# Step 4: Sampling from the noise distribution
def sample_from_noise_distribution(noise_distribution):
    # Generate a random number between 0 and 1
    random_number = random.random()
    
    # Find the word whose cumulative probability surpasses the random number
    for word, cumulative_prob in noise_distribution:
        if random_number <= cumulative_prob:
            return word

# Sample some noise words
num_samples = 5
noise_samples = [sample_from_noise_distribution(noise_distribution) for _ in range(num_samples)]

print("Noise Samples:", noise_samples)

Noise Samples: ['banana', 'date', 'apple', 'cherry', 'banana']

2. Verify that \sum_{w\in V}{P(w|w_c)}=1 (15.2.9) holds.

To verify that \sum_{w\in V}{P(w|w_c)}=1 in Hierarchical Softmax holds, we need to use the properties of the Huffman tree and the sigmoid function.

First, we note that the Huffman tree is a full binary tree, which means that every non-leaf node has exactly two children. Therefore, for any non-leaf node p_j^w, the sum of the probabilities of its two children is equal to one, i.e.,

p(0|\mathbf{x}_w,\theta_{j-1}^w) + p(1|\mathbf{x}_w,\theta_{j-1}^w) = 1

where \mathbf{x}_w is the input vector and \theta_{j-1}^w is the parameter vector for node p_j^w. This follows from the definition of the sigmoid function:

\sigma(x) = \frac{1}{1+e^{-x}}

and its property:

\sigma(-x) = 1 - \sigma(x)

Second, we note that the probability of a word w given the input vector \mathbf{x}_w is the product of the probabilities along the path from the root to the leaf node corresponding to w, i.e.,

P(w|\mathbf{x}_w) = \prod_{j=2}^{l^w} p(d_j^w|\mathbf{x}_w,\theta_{j-1}^w)

where l^w is the length of the path, d_j^w is the binary code of node p_j^w, and p(d_j^w|\mathbf{x}_w,\theta_{j-1}^w) is either \sigma(\mathbf{x}_w^\top\theta_{j-1}^w) or 1-\sigma(\mathbf{x}_w^\top\theta_{j-1}^w) depending on whether d_j^w is 0 or 1.

Now, we can prove that \sum_{w\in V}{P(w|\mathbf{x}_w)}=1 by induction on the depth of the Huffman tree.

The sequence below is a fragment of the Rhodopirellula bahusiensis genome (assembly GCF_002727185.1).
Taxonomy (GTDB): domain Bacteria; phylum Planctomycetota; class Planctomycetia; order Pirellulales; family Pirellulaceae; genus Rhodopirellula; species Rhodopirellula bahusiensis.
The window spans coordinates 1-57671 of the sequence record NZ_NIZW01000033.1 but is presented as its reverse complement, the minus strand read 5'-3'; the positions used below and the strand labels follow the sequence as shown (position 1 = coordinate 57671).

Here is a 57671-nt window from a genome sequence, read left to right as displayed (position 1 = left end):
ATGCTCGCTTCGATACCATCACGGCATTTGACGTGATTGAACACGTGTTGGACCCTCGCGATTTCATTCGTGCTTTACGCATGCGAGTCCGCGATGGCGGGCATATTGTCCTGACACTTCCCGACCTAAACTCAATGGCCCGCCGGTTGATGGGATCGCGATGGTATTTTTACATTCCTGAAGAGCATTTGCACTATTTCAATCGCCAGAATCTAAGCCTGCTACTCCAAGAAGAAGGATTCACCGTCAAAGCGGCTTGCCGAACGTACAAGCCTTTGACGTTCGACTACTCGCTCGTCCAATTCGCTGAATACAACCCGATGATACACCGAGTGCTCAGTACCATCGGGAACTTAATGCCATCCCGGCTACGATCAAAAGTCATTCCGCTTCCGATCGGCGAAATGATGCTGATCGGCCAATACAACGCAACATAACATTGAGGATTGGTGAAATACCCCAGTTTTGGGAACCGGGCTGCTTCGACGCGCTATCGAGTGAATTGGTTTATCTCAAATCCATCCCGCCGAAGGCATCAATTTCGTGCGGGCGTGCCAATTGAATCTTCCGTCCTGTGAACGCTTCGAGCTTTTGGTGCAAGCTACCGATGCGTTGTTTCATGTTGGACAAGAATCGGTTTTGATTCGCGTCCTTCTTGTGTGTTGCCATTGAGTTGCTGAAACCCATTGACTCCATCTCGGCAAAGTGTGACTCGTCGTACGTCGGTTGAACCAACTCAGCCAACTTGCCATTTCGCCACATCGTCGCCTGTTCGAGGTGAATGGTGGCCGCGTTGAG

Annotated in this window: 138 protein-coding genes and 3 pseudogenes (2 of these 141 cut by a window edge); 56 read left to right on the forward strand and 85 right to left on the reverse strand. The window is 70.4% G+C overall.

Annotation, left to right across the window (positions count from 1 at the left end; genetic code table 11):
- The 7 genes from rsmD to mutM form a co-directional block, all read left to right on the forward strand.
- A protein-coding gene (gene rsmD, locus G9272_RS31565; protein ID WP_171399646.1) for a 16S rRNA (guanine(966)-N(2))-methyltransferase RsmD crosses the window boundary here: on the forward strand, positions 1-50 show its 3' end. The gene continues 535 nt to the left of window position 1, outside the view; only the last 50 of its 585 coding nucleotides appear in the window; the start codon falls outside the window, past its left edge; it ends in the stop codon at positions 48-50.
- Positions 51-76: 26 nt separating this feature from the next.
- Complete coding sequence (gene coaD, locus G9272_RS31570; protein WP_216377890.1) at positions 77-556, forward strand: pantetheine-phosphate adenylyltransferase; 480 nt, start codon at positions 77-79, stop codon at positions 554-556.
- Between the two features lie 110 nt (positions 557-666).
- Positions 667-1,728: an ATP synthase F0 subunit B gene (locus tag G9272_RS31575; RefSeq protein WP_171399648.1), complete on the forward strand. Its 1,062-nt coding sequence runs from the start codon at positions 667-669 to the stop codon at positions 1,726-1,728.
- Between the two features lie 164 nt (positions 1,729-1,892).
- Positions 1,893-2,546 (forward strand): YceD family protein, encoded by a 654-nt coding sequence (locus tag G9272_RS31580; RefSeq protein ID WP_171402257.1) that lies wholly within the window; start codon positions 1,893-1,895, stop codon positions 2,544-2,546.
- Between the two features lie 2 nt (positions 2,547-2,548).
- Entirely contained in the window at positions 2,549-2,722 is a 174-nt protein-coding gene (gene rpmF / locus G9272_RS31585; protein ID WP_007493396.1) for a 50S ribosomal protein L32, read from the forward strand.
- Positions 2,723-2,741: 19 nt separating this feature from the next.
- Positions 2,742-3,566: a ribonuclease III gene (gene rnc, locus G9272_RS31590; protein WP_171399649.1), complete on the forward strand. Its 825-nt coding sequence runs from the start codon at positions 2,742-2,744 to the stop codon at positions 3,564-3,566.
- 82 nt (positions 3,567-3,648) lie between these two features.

Base case: If the depth of the tree is 1, then there are only two words in the vocabulary, and their probabilities are:

P(w_1|\mathbf{x}_{w_1}) = \sigma(\mathbf{x}_{w_1}^\top\theta_0^{w_1})
P(w_2|\mathbf{x}_{w_2}) = 1 - \sigma(\mathbf{x}_{w_2}^\top\theta_0^{w_2})

where \theta_0^{w_1} and \theta_0^{w_2} are the parameter vectors for the root node. Since \mathbf{x}_{w_1} and \mathbf{x}_{w_2} are arbitrary vectors, we can assume without loss of generality that \mathbf{x}_{w_1} = \mathbf{x}_{w_2} = \mathbf{x}. Then, we have:

\sum_{w\in V}{P(w|\mathbf{x})} = \sigma(\mathbf{x}^\top\theta_0^{w_1}) + 1 - \sigma(\mathbf{x}^\top\theta_0^{w_2}) \\ = \sigma(\mathbf{x}^\top\theta_0^{w_1}) + \sigma(-\mathbf{x}^\top\theta_0^{w_2}) \\ = 1

where we used the property of the sigmoid function in the last step.

Inductive step: Suppose that for any Huffman tree with depth less than or equal to k, we have \sum_{w\in V}{P(w|\mathbf{x}_w)}=1. Now, consider a Huffman tree with depth k+1. We can divide the vocabulary into two subsets, V_L and V_R, corresponding to the left and right subtrees of the root node. Then, we have:

\sum_{w\in V}{P(w|\mathbf{x}_w)} = \sum_{w\in V_L}{P(w|\mathbf{x}_w)} + \sum_{w\in V_R}{P(w|\mathbf{x}_w)}

By applying the definition of Hierarchical Softmax, we can rewrite each term as:

\sum_{w\in V_L}{P(w|\mathbf{x}_w)} = p(0|\mathbf{x},\theta_0) \sum_{w\in V_L}{P(w|\mathbf{x}_w,p_0^w)} \\ \sum_{w\in V_R}{P(w|\mathbf{x}_w)} = p(1|\mathbf{x},\theta_0) \sum_{w\in V_R}{P(w|\mathbf{x}_w,p_0^w)}

where \mathbf{x} is the input vector, \theta_0 is the parameter vector for the root node, and p_0^w is the root node itself. Note that P(w|\mathbf{x}_w,p_0^w) is the conditional probability of word w given the input vector \mathbf{x}_w and the root node p_0^w, which is equivalent to the probability of word w given the input vector \mathbf{x}_w in the subtree rooted at p_0^w. Since the depth of each subtree is less than or equal to k, we can apply the induction hypothesis and obtain:

\sum_{w\in V_L}{P(w|\mathbf{x}_w,p_0^w)} = 1 \\ \sum_{w\in V_R}{P(w|\mathbf{x}_w,p_0^w)} = 1